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Lex Alexander / Ed Cone & John Robinson
citizen-journalism coordinator / free-lance columnist
Greensboro News & Record
Greensboro, NC

http://www.news-record.com/
efcone@mindspring.com
200 East Market St.
P.O. Box 20848
Greensboro, NC 27420-0848
Work: 336-373-5210


"The Internet makes our current newspaper business model, with its artificially high profit margins, unsustainable. Companies need to decide, right now, whether they're going to stay in the journalism business or not, understanding that staying in means some significant capital investment right now and, according to everything you were taught in Econ 101, permanently lower profit margins in the long term."
Lex Alexander, in a Nov. 4, 2006 posting to the API/Media Center weblog (more below)


Photo Linked From: http://www.americanpressinstitute.org/images/headshots/alexander_lex.jpg

Summary:
Citizen-journalism pioneers in Greensboro, N.C. at the family-owned News & Record

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The Greensboro, N.C. News & Record has spawned a good deal of web innovation and some of the most active participants include its editor, John Robinson; Lex Alexander, the citizen-journalism coordinator; and Ed Cone, an earlier blogger who is no longer at the paper.

The Blue Plate Specialblogside for students of New York University's journalism professor Jay Rosen profiled John Robinson on March 7, 2006.

Lex Alexander wrote in November 2005 at the blog of the Media Center at the American Press Institute:

"In 2004, the N&R's metro editor, Mark Sutter, produced a report recommending ways to boost readership. One of his recommendations was to turn the newspaper's Web site into more of a virtual town square, not only a trusted source of news and information but also a forum where the community could come to discuss its problems and issues and, we hope, work constructively toward solutions.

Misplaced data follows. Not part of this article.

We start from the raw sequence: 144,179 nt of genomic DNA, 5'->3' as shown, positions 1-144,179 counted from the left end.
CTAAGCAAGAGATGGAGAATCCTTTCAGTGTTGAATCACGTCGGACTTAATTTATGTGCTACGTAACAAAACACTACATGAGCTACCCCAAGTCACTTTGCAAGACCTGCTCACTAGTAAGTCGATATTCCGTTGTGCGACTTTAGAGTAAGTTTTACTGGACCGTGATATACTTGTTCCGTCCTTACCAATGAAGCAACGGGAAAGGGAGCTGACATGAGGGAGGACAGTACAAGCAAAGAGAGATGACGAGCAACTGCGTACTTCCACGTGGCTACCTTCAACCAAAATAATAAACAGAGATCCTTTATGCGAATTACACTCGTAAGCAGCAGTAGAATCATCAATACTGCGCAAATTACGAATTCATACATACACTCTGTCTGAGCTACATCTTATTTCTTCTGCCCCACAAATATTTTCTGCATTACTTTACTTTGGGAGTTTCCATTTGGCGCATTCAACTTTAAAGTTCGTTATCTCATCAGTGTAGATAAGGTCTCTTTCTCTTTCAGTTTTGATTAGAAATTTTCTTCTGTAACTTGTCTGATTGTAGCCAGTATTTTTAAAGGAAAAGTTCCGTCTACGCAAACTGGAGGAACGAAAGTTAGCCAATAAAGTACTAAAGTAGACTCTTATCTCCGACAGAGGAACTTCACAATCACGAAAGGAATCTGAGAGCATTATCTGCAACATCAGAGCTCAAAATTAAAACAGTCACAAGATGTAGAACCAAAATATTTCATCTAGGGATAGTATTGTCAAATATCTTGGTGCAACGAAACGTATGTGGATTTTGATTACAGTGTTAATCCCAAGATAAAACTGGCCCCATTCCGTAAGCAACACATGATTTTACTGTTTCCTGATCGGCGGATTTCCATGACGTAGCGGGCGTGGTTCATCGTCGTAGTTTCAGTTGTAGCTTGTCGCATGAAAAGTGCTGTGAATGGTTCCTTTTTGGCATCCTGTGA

The paper's top editor, John Robinson, then turned to me right before Christmas last year and said, 'Find ways we can make this happen and report back in a week.' Allowing for vacation, I did."

"My suggestions, however, went beyond isolated, practical steps to comprise a vision in which the N&R converts its news operation from a fully professional, predominantly print news operation on the we-publish-you-read model to a model in which journalism is an ongoing conversation, a partnership between a core professional staff at the N&R and interested contributors in the community, conducted primarily online but with, at least for now, a print component.

"This vision was driven by three goals:

  • 1) Keep the N&R alive as an independent, for-profit, local-news operation;
  • 2) Follow our readership, and the advertisers it attracts, in its transition from print to online; and
  • 3) Use the partnership and transparency between us and the public -- what I called "open-source journalism" for lack of a better name -- to make our journalism better, irrespective of medium.

    "Obviously, this was far beyond what JR had asked me to produce. But it didn't faze him; indeed, he immediately made making it all happen my full-time job (albeit with no one to supervise and no budget, for the time being). And so it remains today.

    " . . . [I]t's possible that this financial pressure will hasten the transition of traditional newspapers to the kind of news operation I envision. But it's more likely that it will simply kill newspapers unable or unwilling to change quickly. I can't say for sure what the ramifications would be for American self-government, but I'm pretty sure you wouldn't like them. "So here's my message for today: We need to change quickly. What do I mean by "quickly"? When I wrote my report almost a year ago, I envisioned a minimum of five years to make the transition. But in light of what has happened in the past year in general and today's news in particular, I now doubt we have even that much time. "The Internet makes our current newspaper business model, with its artificially high profit margins, unsustainable. Companies need to decide, right now, whether they're going to stay in the journalism business or not, understanding that staying in means some significant capital investment right now and, according to everything you were taught in Econ 101, permanently lower profit margins in the long term. "The way I see it, it's a small price to pay for freedom."

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    Ed Cone was one of this site's earliest citizen bloggers. He now operates his own blog. Cone has been a senior writer at Ziff Davis Media and a free-lancer for a wide variety of magazines and papers, including Wired magazine.

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    Read More:
    http://www.poynter.org/content/content_view.asp?id=77156